People are likely to eat more of dense breakfast cereals like granola and Grape-Nuts than less-dense cereals like flakes.
U.S. researchers offered 41 adults one of four cereals for breakfast once a week—either ordinary wheat flakes or the same flakes crushed so that their volume was only 80 percent, 60 percent, or 40 percent of the ordinary flakes. The participants were allowed to eat as much cereal (from an opaque container), fat-free milk, and calorie-free sweetener as they wanted.
The denser the cereal, the more the volunteers ate. Their breakfast calories rose from 286 for the ordinary flakes to 358 for the densest flakes. However, they all estimated having eaten the same amount of cereal.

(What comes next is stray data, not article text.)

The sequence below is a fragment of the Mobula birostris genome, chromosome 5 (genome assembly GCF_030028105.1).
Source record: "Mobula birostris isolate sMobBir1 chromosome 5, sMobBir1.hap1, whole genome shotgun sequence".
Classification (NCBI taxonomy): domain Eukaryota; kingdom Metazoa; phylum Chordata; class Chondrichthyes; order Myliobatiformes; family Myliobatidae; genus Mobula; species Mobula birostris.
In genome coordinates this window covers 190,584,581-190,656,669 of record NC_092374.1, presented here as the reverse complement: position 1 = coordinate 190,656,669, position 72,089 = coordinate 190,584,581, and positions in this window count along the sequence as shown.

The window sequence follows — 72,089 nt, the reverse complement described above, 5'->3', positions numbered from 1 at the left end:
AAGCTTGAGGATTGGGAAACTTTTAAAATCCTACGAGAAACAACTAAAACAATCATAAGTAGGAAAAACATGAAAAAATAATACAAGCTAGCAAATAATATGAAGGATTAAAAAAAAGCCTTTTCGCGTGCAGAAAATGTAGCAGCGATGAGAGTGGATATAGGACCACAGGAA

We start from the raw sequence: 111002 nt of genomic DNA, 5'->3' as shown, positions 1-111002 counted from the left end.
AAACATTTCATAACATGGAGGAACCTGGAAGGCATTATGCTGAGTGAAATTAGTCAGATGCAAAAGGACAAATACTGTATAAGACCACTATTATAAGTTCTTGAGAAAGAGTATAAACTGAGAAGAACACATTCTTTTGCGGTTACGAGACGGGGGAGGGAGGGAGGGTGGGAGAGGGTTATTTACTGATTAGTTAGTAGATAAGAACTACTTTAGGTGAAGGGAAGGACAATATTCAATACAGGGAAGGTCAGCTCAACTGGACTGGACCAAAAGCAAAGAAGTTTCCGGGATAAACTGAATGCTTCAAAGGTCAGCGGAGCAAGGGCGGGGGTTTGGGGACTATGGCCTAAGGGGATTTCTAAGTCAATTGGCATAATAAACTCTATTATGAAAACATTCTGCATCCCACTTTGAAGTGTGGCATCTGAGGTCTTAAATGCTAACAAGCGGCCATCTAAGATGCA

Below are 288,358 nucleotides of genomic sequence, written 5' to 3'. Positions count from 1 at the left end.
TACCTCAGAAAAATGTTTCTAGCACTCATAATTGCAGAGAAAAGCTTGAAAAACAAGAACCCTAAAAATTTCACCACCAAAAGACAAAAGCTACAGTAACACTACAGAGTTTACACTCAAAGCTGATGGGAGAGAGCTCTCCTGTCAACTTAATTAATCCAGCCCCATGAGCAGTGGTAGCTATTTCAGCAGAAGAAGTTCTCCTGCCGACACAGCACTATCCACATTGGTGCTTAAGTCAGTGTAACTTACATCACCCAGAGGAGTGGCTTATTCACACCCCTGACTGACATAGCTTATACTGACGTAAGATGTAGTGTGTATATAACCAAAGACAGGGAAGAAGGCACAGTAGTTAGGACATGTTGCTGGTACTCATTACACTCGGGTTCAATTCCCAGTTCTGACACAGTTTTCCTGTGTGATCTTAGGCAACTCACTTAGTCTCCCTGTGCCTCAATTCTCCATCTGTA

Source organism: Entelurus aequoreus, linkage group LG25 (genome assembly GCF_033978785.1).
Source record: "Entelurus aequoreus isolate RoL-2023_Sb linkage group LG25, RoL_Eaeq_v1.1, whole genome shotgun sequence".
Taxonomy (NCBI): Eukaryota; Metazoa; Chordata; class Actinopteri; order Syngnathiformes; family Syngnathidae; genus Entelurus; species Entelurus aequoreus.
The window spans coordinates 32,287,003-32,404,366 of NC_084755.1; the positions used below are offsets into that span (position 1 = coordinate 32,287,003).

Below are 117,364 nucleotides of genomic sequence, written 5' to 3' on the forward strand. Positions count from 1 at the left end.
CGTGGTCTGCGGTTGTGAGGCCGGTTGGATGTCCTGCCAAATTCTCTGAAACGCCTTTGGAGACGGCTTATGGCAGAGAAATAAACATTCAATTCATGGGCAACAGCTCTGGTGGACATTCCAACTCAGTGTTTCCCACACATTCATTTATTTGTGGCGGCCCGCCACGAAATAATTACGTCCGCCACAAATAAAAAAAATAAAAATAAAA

What to do: Beware of dense cereals. Don’t just check a cereal’s calories per serving. Check the serving size, which can range from ¼ cup to 1¼ cups.
Source: J. Acad. Nutr. Diet. 2014. doi:10.1016/j.jand.2014.01.014.
Other relevant links:
- Serving sizes may not be as big as you think. See: Calories in Food: How Many Calories are in One Serving of Your Cereal?
- Is breakfast necessary to help shed pounds? See: Does Skipping Breakfast Make You Fatter?
- Stick to low-sugar breakfast cereals. See: Less Sugar, More Fruit